Ashley Good founded Fail Forward in 2010 to change the way people talk about and learn from failure.  This social business has since grown to employ four part-time staff and work with organizations such as Engineers Without Borders.

One story really stood out on Fail Forward’s website.  It was about one of Ashley’s friends who was determined to become the best hockey player after immigrating to Canada as a child so that she could better fit in.  After weeks of careful practice her coach said to her, “you’re just not falling enough”.  Ashley goes on to explain that, “Practice is for finding your edge.  You want to know that exact point when you are leaning so hard into a play that you know the exact point between standing up and laying on the ice.  Once you find that edge that you can push into every play as hard as you can.”  By pushing ourselves to reach that scary point being on the brink of failure (or just plain falling into failure) we give ourselves permission take the risks that can often result in high rewards. caught up with Ashley to pick her brain on what it takes to shift discussions around failure to improve organizational resilience and innovation.


What is the social issue or pain point that you are working on solving?

We’re taught how to succeed.  We study it, we look to those who are successful to learn their secrets, we emulate our role models, and we invest in the tools, processes, and strategies that promise success. Let’s face it – just about every kind of education is focused on helping us to succeed faster, more often, and on bigger and bigger scales.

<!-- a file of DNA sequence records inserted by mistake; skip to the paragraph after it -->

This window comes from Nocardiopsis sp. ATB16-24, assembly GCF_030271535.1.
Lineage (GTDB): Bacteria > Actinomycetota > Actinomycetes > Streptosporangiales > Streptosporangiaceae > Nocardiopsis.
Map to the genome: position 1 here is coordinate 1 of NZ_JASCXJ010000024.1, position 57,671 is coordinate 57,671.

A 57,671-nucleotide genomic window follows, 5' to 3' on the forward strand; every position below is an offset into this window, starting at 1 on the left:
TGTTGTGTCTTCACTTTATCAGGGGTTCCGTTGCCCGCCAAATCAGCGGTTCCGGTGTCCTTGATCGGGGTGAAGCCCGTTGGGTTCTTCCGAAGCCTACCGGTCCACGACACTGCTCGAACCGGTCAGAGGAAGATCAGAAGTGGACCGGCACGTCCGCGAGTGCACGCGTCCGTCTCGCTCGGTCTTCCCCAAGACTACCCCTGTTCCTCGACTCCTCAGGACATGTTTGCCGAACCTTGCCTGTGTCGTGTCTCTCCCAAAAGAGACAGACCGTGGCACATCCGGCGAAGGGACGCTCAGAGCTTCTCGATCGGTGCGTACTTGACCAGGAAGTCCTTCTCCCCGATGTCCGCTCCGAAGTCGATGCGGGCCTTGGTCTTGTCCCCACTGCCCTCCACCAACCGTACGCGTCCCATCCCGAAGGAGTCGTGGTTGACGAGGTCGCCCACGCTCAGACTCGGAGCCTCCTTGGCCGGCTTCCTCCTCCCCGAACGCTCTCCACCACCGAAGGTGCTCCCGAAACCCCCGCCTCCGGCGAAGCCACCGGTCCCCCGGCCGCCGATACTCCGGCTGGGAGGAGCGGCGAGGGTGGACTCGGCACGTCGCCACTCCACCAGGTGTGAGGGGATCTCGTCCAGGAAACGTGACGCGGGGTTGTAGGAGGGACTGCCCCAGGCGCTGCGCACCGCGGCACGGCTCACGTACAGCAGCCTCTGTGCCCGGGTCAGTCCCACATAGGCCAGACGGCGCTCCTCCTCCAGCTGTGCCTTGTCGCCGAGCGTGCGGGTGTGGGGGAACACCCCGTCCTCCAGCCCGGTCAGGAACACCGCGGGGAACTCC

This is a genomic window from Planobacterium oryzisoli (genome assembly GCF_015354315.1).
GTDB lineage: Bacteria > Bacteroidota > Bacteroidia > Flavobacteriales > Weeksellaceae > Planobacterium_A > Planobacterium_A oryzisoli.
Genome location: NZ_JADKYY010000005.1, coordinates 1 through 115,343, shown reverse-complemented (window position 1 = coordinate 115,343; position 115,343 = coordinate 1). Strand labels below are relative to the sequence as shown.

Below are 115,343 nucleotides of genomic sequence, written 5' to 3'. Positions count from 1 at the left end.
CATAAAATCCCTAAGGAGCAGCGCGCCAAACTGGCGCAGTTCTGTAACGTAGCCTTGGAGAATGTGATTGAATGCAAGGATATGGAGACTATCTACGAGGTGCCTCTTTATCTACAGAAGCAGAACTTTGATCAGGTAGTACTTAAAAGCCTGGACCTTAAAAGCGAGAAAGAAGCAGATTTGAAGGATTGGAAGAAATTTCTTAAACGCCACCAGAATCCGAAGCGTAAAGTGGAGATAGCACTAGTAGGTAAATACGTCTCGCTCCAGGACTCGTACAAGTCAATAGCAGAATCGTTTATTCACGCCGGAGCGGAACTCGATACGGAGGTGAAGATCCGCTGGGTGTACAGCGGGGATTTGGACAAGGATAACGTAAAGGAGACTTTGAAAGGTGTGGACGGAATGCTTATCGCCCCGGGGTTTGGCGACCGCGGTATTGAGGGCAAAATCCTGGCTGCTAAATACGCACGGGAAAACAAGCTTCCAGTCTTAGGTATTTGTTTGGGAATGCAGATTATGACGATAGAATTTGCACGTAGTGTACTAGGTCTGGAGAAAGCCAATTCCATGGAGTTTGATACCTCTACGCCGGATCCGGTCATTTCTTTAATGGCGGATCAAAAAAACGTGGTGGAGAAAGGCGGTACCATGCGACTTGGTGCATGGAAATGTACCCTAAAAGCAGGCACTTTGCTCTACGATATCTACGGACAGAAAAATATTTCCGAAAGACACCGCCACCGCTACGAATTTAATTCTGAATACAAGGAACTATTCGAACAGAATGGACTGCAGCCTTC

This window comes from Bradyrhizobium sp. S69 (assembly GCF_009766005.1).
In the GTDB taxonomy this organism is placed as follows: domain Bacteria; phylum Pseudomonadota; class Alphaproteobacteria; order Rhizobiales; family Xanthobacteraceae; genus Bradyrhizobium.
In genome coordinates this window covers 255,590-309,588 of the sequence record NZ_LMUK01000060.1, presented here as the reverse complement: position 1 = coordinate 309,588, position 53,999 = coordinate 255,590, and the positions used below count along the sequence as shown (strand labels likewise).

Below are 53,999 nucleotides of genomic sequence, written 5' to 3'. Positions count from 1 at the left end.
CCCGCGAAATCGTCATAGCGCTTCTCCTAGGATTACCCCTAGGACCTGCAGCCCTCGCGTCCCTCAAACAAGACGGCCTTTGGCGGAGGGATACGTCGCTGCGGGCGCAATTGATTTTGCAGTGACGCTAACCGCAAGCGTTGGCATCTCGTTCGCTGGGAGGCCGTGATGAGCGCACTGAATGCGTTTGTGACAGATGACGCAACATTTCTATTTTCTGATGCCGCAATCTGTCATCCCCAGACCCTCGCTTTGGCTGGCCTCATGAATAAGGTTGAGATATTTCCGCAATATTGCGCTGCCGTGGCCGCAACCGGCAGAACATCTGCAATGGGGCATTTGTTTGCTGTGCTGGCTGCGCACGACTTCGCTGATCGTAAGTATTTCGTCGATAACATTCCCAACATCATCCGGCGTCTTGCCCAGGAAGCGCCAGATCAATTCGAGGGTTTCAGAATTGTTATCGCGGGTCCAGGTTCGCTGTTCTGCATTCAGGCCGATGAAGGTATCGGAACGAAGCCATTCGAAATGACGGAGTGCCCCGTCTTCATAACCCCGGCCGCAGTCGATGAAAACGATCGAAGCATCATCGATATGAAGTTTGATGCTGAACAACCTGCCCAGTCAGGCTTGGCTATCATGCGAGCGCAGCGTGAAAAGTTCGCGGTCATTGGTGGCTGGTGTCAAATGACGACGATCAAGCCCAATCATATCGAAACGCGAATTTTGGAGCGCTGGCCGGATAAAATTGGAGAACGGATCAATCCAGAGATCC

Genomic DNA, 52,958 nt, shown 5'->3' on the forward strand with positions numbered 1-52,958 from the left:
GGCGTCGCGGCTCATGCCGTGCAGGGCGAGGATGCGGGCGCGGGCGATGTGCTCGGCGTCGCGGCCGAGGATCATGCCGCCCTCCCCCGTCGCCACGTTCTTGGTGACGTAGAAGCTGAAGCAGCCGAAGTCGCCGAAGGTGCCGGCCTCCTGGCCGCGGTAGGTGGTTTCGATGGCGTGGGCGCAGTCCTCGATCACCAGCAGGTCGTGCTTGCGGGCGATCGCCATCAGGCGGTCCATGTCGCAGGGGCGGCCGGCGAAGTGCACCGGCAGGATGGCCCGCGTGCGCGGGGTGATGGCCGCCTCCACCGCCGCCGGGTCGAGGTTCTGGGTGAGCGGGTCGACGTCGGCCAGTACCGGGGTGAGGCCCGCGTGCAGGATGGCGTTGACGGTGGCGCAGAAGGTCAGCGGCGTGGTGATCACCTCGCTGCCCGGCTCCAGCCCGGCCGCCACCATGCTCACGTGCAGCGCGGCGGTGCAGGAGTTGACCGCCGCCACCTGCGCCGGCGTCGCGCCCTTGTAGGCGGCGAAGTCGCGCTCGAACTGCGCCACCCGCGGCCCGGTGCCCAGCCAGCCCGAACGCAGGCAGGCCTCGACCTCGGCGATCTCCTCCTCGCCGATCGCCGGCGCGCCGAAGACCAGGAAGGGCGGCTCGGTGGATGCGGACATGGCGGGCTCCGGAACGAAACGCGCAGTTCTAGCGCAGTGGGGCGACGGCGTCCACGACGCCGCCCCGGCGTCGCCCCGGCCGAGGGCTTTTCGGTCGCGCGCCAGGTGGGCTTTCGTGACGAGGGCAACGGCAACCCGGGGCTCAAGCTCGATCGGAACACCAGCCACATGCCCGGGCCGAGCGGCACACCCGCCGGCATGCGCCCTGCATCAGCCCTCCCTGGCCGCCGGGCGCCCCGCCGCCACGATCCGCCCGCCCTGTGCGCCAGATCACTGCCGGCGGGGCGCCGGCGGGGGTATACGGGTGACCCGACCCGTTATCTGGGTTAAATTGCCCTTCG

When it comes to failure, all we’re taught is to avoid it at all costs. It’s no surprise we react badly to it, and too often miss the opportunity to learn and improve – because we don’t know how to fail intelligently.

Fail Forward is dedicated to helping organizations fail intelligently. It is based on the fact that the most important issues we are trying to solve are incredibly complex and constantly changing. The pace of change of our world, and therefore the complexity of our problems, has surpassed our ability to learn and have the knowledge needed to solve them. As such addressing these issues necessarily involves trying, failing and adapting based on what is learned. So at its core, Fail Forward is truly about helping people and organizations use intelligent failure as a tool for solving our most wicked problems.


What inspired your solution to this issue?

I was working on a UN-funded agricultural project in Northern Ghana. After about six months with the team they started telling me about flaws in the way the project was designed. For example, the project was measured based on how many farmers it impacted. The goal was 300,000 farmers. What this actually looked like in implementation was that field staff had to take farmers out of their fields during harvest season in order to write down their information so that they could say they “impacted” one more person.

Not too long after I started to be brought in to these discussions an evaluator from the UN agency came to visit the project. He asked all the right questions about what was working, what wasn’t and what they could do to make it better.  But when he asked what wasn’t working he got answers from the team such as “All is well. But we could use another printer, SUV, laptop.”